We observed a different median time for NMO to develop in the three subgroups, as reported previously (21); however, the median time was relatively short in our cohort. Additionally, patients presenting with ON had a higher probability of developing NMO over time than those presenting with TM or brain/brainstem episodes. This may be because AQP4-mediated monophasic or relapsing ON is underrecognized, and prophylactic immunosuppressant therapy is not readily available (21). However, in our cohort, >60% of patients with TM did not develop NMO based on the 2006 diagnostic criteria (14), and even relapsing patients experienced a delay of >20 years. Therefore, our results support the ideas that AQP4-mediated disease is not synonymous with the classical description of NMO and that the first manifestations reflect different NMO phenotypes.
In our cohort, fewer patients presenting with brain disease progressed to NMO (31/61, 50.8%) compared with those in a study examining Korean patients (10/15, 66.7%) (12), which may be associated with the small sample size used in their study. Interestingly, some of our patients lacked typical ON and TM at onset attack, with an interval of years between onset attack and first episodes of ON or TM. However, AQP4 antibody-positive patients with manifestations suggesting long-term brain/brainstem involvement without ON and TM, especially those with a relapsing course, have been rarely reported (7, 9, 24–27). We found 12 patients (4.1%, 12/292) with episodes involving the brain without ON or TM over years, which is higher than the 2.4% (7/289) detected in Japan (9). In the present retrospective analysis, all patients with manifestations suggestive of brain involvement at onset were misdiagnosed with other diseases because of their atypical and complicated manifestations. Isolated lesions in the supratentorial region of the brain were rarely observed in the present study and have only been described in single case reports (7, 24–27). Atypical manifestations make diseases more difficult to diagnose, indicating AQP4 antibody-positive patients with long-term relapsing symptoms other than ON or TM may be easily misdiagnosed without the detection of AQP4 antibodies. Additionally, some patients with phenotypic presentations suggestive of brain disease presented concomitantly with an immune disorder involving another organ; for example, two patients had immunological disorders of the kidney. Previously, recurrent hyperCKemia accompanying AQP4-IgG seropositivity reflected pathogenic IgG targeting of skeletal muscle AQP4 (10). However, no typical AQP4 loss in kidney could be found with biopsy in our cases, although the AQP4 expression was relatively weaker than that in the control (not shown). Therefore, whether autoimmune AQP4 in the kidney is associated with NMOSD should be examined further, because AQP4-IgG seropositive cases do not meet the present definition of NMOSD, indicating that they may be autoimmune AQP4 channelopathies (3).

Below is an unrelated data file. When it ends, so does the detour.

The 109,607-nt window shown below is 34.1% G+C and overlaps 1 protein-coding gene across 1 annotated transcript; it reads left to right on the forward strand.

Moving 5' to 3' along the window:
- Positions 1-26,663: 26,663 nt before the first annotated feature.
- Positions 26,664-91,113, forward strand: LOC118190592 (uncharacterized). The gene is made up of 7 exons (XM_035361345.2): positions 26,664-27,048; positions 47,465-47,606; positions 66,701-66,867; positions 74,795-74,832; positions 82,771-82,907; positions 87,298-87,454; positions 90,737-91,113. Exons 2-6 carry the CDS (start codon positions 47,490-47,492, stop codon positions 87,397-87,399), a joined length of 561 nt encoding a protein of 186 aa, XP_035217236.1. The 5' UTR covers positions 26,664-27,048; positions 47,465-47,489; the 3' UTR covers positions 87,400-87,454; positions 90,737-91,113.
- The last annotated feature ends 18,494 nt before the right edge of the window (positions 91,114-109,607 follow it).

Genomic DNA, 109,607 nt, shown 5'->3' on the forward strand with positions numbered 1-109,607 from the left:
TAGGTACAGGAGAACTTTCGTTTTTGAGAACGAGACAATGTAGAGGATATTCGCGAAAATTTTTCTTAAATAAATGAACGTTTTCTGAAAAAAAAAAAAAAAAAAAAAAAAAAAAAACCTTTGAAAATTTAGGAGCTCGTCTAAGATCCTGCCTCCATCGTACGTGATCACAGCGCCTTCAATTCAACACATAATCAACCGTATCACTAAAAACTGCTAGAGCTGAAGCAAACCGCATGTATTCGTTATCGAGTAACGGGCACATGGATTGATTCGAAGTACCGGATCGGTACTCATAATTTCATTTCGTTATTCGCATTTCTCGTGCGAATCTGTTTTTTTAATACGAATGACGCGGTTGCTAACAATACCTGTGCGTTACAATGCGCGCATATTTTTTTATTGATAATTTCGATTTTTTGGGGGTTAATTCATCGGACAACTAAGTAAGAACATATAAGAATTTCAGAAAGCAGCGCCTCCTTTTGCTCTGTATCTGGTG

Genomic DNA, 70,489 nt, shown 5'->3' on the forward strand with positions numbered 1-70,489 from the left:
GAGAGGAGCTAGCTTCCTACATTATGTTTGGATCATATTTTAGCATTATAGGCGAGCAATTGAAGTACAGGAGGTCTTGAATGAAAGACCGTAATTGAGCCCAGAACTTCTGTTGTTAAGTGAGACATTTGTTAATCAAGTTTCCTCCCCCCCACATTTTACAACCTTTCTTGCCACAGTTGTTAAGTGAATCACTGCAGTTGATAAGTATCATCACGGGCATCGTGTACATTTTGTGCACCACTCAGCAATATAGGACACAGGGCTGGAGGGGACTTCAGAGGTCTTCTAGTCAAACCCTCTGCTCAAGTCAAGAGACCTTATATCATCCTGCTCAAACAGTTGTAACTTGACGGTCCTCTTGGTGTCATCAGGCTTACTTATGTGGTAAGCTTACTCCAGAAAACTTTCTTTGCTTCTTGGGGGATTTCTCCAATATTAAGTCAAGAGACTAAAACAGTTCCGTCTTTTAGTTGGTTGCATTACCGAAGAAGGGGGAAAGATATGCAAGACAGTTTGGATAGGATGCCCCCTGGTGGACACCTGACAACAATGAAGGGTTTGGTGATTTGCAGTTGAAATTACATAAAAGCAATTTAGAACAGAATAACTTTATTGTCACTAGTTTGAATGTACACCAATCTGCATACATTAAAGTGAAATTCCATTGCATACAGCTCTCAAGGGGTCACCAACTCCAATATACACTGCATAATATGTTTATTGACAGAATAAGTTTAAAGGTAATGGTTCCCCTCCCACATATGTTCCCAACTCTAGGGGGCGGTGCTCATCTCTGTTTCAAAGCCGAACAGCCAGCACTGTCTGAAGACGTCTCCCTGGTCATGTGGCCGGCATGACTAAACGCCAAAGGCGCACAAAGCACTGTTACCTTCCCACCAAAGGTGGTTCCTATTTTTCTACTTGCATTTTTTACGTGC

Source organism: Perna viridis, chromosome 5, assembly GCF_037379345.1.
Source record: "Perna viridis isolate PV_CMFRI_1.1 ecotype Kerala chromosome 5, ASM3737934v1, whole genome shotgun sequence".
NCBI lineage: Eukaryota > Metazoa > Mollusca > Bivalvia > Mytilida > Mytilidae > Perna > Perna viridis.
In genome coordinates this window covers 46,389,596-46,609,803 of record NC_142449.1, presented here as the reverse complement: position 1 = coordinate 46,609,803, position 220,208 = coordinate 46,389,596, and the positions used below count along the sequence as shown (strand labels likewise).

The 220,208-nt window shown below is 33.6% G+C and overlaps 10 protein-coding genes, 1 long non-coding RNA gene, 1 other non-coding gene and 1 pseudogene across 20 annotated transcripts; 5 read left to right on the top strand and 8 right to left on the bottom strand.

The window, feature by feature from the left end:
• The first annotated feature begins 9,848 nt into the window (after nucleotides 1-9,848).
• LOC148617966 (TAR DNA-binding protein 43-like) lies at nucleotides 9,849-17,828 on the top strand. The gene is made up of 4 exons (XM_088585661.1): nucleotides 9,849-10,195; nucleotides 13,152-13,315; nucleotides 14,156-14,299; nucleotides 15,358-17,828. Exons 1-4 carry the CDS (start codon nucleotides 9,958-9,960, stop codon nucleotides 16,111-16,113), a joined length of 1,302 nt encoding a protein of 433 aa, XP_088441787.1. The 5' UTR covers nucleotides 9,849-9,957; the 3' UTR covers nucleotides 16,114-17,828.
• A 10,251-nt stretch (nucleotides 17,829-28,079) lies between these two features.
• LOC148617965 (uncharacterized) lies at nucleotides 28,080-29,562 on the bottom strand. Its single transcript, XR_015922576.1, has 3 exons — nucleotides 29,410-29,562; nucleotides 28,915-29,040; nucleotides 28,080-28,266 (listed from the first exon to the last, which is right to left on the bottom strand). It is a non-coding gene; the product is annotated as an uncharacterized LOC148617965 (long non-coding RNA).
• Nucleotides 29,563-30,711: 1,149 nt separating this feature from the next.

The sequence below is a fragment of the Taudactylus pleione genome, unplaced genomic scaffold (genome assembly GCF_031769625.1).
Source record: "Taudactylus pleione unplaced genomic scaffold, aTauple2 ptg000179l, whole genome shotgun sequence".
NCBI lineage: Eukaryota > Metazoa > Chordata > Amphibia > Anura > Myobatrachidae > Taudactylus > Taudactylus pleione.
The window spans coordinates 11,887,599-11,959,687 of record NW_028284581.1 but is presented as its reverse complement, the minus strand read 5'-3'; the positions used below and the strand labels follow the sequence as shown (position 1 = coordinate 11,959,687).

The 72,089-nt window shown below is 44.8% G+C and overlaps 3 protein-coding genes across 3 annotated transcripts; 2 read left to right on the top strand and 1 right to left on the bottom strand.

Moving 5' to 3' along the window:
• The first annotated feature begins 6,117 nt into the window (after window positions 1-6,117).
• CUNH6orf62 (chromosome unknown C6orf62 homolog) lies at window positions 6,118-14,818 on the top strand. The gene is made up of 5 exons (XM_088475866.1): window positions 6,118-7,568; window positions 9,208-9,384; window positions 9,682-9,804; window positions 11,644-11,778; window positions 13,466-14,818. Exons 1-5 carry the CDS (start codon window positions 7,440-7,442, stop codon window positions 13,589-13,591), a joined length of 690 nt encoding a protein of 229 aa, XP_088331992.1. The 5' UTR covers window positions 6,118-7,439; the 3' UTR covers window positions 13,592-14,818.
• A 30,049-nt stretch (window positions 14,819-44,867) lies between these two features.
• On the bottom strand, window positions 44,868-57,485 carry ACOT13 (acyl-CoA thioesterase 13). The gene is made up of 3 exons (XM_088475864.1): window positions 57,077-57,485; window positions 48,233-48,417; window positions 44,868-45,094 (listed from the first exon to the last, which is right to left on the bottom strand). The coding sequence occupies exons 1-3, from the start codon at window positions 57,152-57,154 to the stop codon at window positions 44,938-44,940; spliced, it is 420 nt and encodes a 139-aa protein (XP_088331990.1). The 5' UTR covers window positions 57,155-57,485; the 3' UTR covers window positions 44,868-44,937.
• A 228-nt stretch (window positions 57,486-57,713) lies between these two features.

Mortality was significantly different in the three subgroups. First, the most recent median EDSS scores were lower in patients with brain/brainstem manifestations compared with those with ON or TM attacks at onset. Second, further analysis showed that compared with patients with ON, more patients with brain/brainstem manifestations had EDSS scores <3.0, and there was a trend toward fewer brain/brainstem-onset patients having EDSS scores >6.0. The prognosis for ON-onset patients was worse, and this may be related to a high proportion of these patients with NMO development, resulting in visual and motor disabilities. Although a low proportion of TM-onset patients developed NMO, their older age and increased proportion with LETM may be important factors for mortality. Older-onset patients are reportedly more likely to present with LETM and have a high risk of developing motor disability (21). It was previously shown that brain lesions with AQP4 autoimmunity in patients with NMOSD are accompanied by discontinued vasogenic edema (14). Thus, brain/brainstem-onset patients with recurrent brain/brainstem lesions may be predisposed to revisable edema without axonal injury resulting in slight persistent disability. Effective immunosuppressive treatment with good tolerance may prevent relapse or conversion to NMO. However, although some patients followed immunosuppressive regimes, >80% of these patients started treatment with only high-dose corticosteroids, tapering over several months to low-dosage steroids. The potential benefit of immunosuppressive therapy was not observed in the present cohort because of low use. In China, long-term immunosuppressive treatment is limited by adverse effects, patient compliance, and poor doctor–patient relationships (28). We believe that using recommended first-line long-term immunosuppression would provide a better prognosis.